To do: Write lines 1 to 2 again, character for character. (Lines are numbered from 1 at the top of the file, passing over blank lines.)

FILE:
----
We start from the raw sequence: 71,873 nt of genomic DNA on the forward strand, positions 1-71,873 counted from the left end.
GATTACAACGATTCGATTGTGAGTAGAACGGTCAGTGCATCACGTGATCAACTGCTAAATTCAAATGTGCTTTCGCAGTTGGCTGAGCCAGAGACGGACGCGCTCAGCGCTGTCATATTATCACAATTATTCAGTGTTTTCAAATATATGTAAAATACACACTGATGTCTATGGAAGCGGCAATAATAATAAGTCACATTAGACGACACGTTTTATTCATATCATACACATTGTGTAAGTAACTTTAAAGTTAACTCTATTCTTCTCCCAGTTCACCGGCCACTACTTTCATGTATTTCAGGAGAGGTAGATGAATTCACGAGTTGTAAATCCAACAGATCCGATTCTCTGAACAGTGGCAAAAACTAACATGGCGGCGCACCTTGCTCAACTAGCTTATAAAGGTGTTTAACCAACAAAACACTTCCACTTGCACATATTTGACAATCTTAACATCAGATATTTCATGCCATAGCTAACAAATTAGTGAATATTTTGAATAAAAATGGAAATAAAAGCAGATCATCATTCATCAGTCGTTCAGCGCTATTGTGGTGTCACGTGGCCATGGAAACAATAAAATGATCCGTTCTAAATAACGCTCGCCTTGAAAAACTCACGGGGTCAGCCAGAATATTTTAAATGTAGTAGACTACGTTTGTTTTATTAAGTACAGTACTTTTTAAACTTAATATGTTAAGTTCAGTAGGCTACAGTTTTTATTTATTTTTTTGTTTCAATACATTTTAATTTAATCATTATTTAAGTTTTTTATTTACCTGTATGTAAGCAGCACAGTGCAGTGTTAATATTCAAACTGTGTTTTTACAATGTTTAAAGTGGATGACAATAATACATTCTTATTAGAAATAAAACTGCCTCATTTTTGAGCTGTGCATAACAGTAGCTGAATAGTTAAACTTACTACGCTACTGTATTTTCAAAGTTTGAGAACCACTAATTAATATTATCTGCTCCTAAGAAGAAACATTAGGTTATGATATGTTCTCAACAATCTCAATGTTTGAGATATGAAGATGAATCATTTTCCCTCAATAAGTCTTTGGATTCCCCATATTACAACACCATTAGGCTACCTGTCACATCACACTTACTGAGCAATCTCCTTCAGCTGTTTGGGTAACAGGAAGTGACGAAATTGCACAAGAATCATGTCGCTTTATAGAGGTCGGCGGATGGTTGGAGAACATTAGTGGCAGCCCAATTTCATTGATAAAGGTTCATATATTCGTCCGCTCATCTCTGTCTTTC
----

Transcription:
We start from the raw sequence: 71,873 nt of genomic DNA on the forward strand, positions 1-71,873 counted from the left end.
GATTACAACGATTCGATTGTGAGTAGAACGGTCAGTGCATCACGTGATCAACTGCTAAATTCAAATGTGCTTTCGCAGTTGGCTGAGCCAGAGACGGACGCGCTCAGCGCTGTCATATTATCACAATTATTCAGTGTTTTCAAATATATGTAAAATACACACTGATGTCTATGGAAGCGGCAATAATAATAAGTCACATTAGACGACACGTTTTATTCATATCATACACATTGTGTAAGTAACTTTAAAGTTAACTCTATTCTTCTCCCAGTTCACCGGCCACTACTTTCATGTATTTCAGGAGAGGTAGATGAATTCACGAGTTGTAAATCCAACAGATCCGATTCTCTGAACAGTGGCAAAAACTAACATGGCGGCGCACCTTGCTCAACTAGCTTATAAAGGTGTTTAACCAACAAAACACTTCCACTTGCACATATTTGACAATCTTAACATCAGATATTTCATGCCATAGCTAACAAATTAGTGAATATTTTGAATAAAAATGGAAATAAAAGCAGATCATCATTCATCAGTCGTTCAGCGCTATTGTGGTGTCACGTGGCCATGGAAACAATAAAATGATCCGTTCTAAATAACGCTCGCCTTGAAAAACTCACGGGGTCAGCCAGAATATTTTAAATGTAGTAGACTACGTTTGTTTTATTAAGTACAGTACTTTTTAAACTTAATATGTTAAGTTCAGTAGGCTACAGTTTTTATTTATTTTTTTGTTTCAATACATTTTAATTTAATCATTATTTAAGTTTTTTATTTACCTGTATGTAAGCAGCACAGTGCAGTGTTAATATTCAAACTGTGTTTTTACAATGTTTAAAGTGGATGACAATAATACATTCTTATTAGAAATAAAACTGCCTCATTTTTGAGCTGTGCATAACAGTAGCTGAATAGTTAAACTTACTACGCTACTGTATTTTCAAAGTTTGAGAACCACTAATTAATATTATCTGCTCCTAAGAAGAAACATTAGGTTATGATATGTTCTCAACAATCTCAATGTTTGAGATATGAAGATGAATCATTTTCCCTCAATAAGTCTTTGGATTCCCCATATTACAACACCATTAGGCTACCTGTCACATCACACTTACTGAGCAATCTCCTTCAGCTGTTTGGGTAACAGGAAGTGACGAAATTGCACAAGAATCATGTCGCTTTATAGAGGTCGGCGGATGGTTGGAGAACATTAGTGGCAGCCCAATTTCATTGATAAAGGTTCATATATTCGTCCGCTCATCTCTGTCTTTC